We get promos from Nailz and Big Bossman next, ahead of their nightstick on a pole match at Survivor Series. This was one of the all-time silliest feuds that the WWF ever did, as Nailz came out of prison looking for vengeance on Bossman for supposed mistreatment when he was behind the bars. The fact that Nailz cut promos actually from prison where he outright threatened the Bossman, only to then show up at Bossman’s place of work following his release and brutally assault him, didn’t seem to bother the prison service that much. It made no sense that they’d let him out after he’d made all of these threats. I mean, they could have at least filmed a scene in front of a parole board where he tried to convince them that his tattoo actually said “The Bossman, The” or something in an effort to explain why they let him out? Something tells me that Bossman would have one heck of case if he wanted to file a lawsuit.

Mean Gene also reveals that Owen Hart and Koko B. Ware will be taking on Samu and Fatu at Survivor Series, before sending to another promo from Whippleman and Kim Chee, where they essentially repeat what was said earlier.

COMMERCIAL

We get a video promo from Bam Bam Bigelow, where he says he will engulf the WWF in flames next week.

Match Four
Barry Horrowitz Vs Lance Cassidy

Cassidy was a gimmick given to Steve Armstrong, who had enjoyed a decent run in WCW teaming with Tracey Smothers before coming to the WWF. He didn’t last very long in this incarnation and you can tell that he wasn’t very over with the crowd as they have to dub in quite a bit of fake crowd noise to make it sound like the fans even care about him.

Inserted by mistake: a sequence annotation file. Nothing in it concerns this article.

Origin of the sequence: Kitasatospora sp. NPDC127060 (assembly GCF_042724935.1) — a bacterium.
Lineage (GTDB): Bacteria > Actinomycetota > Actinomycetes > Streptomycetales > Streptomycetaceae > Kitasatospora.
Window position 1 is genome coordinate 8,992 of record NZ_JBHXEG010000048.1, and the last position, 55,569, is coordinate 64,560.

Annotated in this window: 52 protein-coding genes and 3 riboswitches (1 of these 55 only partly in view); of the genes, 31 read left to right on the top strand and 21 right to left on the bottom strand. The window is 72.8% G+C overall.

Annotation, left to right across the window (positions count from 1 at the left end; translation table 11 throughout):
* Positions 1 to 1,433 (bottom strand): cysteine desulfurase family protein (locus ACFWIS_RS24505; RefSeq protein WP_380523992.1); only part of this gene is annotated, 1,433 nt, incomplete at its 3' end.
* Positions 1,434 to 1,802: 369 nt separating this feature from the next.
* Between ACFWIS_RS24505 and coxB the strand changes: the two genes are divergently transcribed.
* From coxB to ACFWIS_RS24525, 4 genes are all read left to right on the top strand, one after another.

As the match gets started, Doink The Clown comes out to the entrance area with a big hammer. Doink wasn’t yet officially a heel, but he’d eventually go full heel once 1993 rolled around. During his initial debut however he would just come out and do clown stuff, with subtle hints thrown in that he was a tad more sinister than he was letting on. For example, at Survivor Series he came out during a match to give kids balloons, only to deliberately burst one before scampering to the back.

Cassidy controls things on the mat whilst an inset promo he cut earlier plays over the match. His gimmick seems to be that he’s as white meat a babyface as you could get. His delivery was pretty stilted there and he seemed really nervous. Heaven help him if that was his best take after doing about twenty of them!